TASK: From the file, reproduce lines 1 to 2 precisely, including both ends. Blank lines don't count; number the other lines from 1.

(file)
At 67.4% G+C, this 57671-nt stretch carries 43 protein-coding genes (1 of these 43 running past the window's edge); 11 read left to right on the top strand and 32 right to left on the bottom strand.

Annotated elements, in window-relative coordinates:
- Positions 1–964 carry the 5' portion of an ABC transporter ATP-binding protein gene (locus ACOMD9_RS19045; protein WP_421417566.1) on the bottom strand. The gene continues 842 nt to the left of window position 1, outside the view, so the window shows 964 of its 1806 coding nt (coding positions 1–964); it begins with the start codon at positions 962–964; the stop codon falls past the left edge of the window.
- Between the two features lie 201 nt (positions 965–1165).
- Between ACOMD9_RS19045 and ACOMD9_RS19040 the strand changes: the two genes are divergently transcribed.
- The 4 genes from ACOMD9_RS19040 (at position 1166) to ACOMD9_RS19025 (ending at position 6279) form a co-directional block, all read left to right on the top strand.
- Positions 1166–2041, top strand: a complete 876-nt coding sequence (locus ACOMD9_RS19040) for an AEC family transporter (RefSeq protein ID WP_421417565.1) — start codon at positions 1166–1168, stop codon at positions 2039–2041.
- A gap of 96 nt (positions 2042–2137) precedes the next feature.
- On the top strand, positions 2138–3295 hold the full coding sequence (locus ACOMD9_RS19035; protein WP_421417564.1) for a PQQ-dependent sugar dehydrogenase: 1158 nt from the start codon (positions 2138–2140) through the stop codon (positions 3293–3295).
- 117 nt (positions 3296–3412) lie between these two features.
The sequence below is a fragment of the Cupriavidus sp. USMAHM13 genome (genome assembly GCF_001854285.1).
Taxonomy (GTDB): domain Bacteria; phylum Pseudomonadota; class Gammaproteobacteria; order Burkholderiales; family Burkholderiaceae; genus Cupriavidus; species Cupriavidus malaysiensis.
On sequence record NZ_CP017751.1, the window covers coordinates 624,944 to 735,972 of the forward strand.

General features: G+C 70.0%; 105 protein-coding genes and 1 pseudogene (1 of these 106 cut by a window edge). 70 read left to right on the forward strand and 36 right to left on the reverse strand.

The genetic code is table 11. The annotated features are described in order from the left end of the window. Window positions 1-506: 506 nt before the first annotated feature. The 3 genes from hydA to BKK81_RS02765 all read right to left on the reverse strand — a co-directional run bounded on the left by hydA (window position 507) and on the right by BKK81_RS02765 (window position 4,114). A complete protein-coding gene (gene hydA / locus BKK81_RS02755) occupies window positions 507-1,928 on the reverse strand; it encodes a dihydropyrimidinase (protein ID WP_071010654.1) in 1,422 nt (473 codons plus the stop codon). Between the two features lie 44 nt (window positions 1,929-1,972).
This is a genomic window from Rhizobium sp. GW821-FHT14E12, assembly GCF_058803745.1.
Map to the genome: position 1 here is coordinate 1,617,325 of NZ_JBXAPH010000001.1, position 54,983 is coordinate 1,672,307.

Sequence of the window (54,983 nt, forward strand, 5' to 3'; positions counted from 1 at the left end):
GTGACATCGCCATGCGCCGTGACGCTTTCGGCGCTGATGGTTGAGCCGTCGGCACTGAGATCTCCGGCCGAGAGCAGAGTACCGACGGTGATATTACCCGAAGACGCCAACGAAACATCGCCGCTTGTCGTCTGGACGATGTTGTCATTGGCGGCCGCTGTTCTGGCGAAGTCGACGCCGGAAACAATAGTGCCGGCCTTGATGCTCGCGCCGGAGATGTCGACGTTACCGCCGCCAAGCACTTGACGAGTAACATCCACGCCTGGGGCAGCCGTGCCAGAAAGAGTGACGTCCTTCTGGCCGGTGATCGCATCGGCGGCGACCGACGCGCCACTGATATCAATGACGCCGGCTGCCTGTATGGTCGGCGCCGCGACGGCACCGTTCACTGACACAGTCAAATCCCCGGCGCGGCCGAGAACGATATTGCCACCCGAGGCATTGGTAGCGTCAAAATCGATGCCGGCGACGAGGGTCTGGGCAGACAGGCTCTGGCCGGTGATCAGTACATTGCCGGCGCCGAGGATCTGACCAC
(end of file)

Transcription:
At 67.4% G+C, this 57671-nt stretch carries 43 protein-coding genes (1 of these 43 running past the window's edge); 11 read left to right on the top strand and 32 right to left on the bottom strand.

Annotated elements, in window-relative coordinates: